In the am I woke up and realized, after seeing my breakfast menu, that I was being rewarded for having a stroke with access to the full hospital menu. That’s right, I could have the full menu of mediocrity that the hospital cafeteria could offer. I got the keys to fkn OZ!!!  In the past, due to my heart surgery, I could only eat things off of a custom low-sodium menu sponsored by my mortal enemy, Mrs. Dash. So as much flavorless gruel as you wanted. Now, I could have anything I wanted and it was glorious dreadful. After all the advances in medical science and productivity they still can’t make the food edible OR maybe they are so smart they want the food to be crap so you will want to go home faster…hmmm dunno it’s a debate nonetheless.

I really didn’t do much while I was in the hospital. Just sort of sat around. Not much you can do after a stroke I guess. A few hours later, a lovely-natured gentleman came in with a large IPAD looking medical device and showed me pictures of all my brain activity (basically, a bunch of looking Cauliflower stalks doing their thing). There were about 3 photos spanning the time I was in triage to just a few hours prior to this gentleman’s arrival. He took me through all the areas of the brain and what to look out for, I guess in case I want to start doing DIY brain photos at home. The key was that there were no white dots. White dots on a brain photograph are no bueno. A white area/dot is big deal in the stroke game as they represent where damage to the brain has occurred during the stroke or what I was soon told is classified as a Transient Neurological Attack.  I apparently had gotten a little unwanted TNA.  (TNA, holy crap, what a horrible thing to associate with something that’s usually so great, T&A. Do better, medical science namers.)  So, TNA, once classified, takes it down to the JV-version of a stroke. TNA is often also referred to as a mini stroke.  In general, in my life I try not to do anything in the mini department; but in situations like this, I will let it slide. For sure.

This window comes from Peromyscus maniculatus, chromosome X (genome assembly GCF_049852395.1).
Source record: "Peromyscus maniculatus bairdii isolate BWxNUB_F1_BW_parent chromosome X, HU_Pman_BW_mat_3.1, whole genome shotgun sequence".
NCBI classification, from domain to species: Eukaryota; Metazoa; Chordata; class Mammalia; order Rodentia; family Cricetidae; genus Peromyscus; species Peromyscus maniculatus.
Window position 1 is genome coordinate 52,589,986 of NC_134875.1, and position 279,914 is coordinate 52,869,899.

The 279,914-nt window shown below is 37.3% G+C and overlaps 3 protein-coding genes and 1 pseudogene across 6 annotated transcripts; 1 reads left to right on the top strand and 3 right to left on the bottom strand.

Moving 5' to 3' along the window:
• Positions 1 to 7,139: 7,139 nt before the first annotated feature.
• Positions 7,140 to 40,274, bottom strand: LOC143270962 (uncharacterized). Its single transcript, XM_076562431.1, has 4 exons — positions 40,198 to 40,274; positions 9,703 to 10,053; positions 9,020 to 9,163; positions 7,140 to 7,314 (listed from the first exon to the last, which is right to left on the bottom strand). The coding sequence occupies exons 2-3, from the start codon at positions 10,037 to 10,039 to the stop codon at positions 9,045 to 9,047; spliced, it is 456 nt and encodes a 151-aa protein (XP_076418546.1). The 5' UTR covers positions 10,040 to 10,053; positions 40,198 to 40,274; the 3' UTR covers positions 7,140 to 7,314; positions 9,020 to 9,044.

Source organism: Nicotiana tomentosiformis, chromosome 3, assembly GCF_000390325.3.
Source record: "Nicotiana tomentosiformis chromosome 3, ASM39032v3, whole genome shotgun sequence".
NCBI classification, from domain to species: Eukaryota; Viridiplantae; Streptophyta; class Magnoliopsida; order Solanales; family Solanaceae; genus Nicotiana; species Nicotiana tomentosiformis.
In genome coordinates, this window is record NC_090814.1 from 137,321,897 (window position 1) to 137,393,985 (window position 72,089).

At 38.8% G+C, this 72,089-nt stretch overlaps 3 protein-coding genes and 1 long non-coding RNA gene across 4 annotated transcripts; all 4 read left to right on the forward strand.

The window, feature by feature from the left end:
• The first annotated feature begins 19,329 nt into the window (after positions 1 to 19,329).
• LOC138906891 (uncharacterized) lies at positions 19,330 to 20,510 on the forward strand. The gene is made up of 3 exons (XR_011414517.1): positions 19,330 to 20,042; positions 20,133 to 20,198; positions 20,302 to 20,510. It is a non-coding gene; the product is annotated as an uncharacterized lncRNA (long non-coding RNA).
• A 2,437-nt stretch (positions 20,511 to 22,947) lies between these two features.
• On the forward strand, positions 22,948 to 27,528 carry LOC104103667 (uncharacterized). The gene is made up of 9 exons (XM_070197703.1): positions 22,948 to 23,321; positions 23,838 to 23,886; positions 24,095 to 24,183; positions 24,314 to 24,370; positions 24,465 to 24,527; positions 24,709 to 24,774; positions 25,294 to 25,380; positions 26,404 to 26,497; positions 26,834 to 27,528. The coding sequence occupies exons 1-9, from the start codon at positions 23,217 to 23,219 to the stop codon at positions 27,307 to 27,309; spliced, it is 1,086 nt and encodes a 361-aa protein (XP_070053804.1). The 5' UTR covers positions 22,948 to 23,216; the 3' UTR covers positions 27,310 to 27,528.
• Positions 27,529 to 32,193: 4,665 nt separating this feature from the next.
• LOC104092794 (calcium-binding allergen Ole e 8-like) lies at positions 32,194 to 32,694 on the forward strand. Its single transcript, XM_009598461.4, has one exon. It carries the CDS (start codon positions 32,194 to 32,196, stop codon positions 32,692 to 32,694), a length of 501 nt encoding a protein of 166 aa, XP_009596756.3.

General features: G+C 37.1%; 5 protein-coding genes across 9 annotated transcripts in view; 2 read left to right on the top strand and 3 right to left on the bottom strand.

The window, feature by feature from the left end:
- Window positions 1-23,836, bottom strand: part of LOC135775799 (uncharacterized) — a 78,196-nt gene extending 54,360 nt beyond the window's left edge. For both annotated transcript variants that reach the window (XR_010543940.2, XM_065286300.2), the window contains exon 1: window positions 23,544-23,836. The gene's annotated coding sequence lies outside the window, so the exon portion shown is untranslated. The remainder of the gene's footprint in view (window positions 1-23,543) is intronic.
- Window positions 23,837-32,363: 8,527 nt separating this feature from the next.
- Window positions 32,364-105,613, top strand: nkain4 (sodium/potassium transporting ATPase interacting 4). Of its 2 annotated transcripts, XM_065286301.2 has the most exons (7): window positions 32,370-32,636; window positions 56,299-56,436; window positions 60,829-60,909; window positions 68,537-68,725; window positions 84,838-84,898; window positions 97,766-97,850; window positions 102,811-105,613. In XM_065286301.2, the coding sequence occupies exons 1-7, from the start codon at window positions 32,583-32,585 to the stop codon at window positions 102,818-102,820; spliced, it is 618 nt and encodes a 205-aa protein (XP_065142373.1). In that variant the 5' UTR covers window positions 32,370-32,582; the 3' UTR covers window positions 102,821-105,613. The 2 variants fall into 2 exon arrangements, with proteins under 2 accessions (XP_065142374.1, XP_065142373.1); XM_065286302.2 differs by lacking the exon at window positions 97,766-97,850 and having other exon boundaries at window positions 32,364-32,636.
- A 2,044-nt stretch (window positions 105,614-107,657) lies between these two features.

So after another day of observation I was given a true proper medical precision-based diagnosis of “peripheral,” as a reason for my small “s” stroke .  I suppose you could also call this the  “uhhhh, we dunno why you had a small stoke.“   So with this new droopy eye opening information my saggy left side and I left MGH and slowly carried each other

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  • Kevin Redmond : OK. Now you are just showing off. Thanks for keeping us up to date Matty. We are all thinking of you. Enjoy the holidays with your family, and no more trips to the ER.
  • Jennifer Campbell : Holy shit. Thinking of you all. You got this!
  • Chris Kiser : DUDE. C’mon already! These cries for attention really need to stop. We see you, we read you. Now let’s get back to the run of the mill boring old fart jokes and whatnot. You continue to be an inspiration of strength and modesty. Thank you for updating your extended posse and know that we’re crying and laughing and cheering you on. You do “got this.” 👊🏼
  • Kevin McLeod : Wow, a family with two talented writers. I’m sorry for your experience but so glad you made it thru!
  • Winslow Dennis : Fu**. I am at a loss for words. But I beg you to check out of Shitsville - maybe get a change of address form and mail it in? Your writing, however, continues to be epic and almost too humorous in the face of tragedy. I am almost ashamed when I find myself laughing. I don’t really pray, but I will keep thinking and being your friend. Albeit remotely. Keep your strength up.
  • Terry Ward : Bro, I'm here for you, tell me how and when I can help. Done.